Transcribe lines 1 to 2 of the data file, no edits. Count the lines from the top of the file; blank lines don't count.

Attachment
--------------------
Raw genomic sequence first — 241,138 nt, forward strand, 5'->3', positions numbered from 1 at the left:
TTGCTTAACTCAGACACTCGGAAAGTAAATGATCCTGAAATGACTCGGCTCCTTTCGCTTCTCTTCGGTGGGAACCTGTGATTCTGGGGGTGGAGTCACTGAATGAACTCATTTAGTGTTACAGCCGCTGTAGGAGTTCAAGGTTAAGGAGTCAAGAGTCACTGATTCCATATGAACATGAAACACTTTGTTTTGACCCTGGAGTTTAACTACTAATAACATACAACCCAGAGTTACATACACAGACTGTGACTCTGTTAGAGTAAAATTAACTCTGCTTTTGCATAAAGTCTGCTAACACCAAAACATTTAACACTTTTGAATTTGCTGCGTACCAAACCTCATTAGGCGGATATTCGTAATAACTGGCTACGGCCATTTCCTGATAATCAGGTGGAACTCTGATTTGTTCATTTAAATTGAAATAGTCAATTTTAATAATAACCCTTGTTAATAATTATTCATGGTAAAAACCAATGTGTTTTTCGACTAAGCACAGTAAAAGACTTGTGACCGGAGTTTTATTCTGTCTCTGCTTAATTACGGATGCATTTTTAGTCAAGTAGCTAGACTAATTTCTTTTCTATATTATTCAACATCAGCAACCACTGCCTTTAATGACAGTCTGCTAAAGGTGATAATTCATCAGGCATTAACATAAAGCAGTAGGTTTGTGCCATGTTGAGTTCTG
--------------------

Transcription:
Raw genomic sequence first — 241,138 nt, forward strand, 5'->3', positions numbered from 1 at the left:
TTGCTTAACTCAGACACTCGGAAAGTAAATGATCCTGAAATGACTCGGCTCCTTTCGCTTCTCTTCGGTGGGAACCTGTGATTCTGGGGGTGGAGTCACTGAATGAACTCATTTAGTGTTACAGCCGCTGTAGGAGTTCAAGGTTAAGGAGTCAAGAGTCACTGATTCCATATGAACATGAAACACTTTGTTTTGACCCTGGAGTTTAACTACTAATAACATACAACCCAGAGTTACATACACAGACTGTGACTCTGTTAGAGTAAAATTAACTCTGCTTTTGCATAAAGTCTGCTAACACCAAAACATTTAACACTTTTGAATTTGCTGCGTACCAAACCTCATTAGGCGGATATTCGTAATAACTGGCTACGGCCATTTCCTGATAATCAGGTGGAACTCTGATTTGTTCATTTAAATTGAAATAGTCAATTTTAATAATAACCCTTGTTAATAATTATTCATGGTAAAAACCAATGTGTTTTTCGACTAAGCACAGTAAAAGACTTGTGACCGGAGTTTTATTCTGTCTCTGCTTAATTACGGATGCATTTTTAGTCAAGTAGCTAGACTAATTTCTTTTCTATATTATTCAACATCAGCAACCACTGCCTTTAATGACAGTCTGCTAAAGGTGATAATTCATCAGGCATTAACATAAAGCAGTAGGTTTGTGCCATGTTGAGTTCTG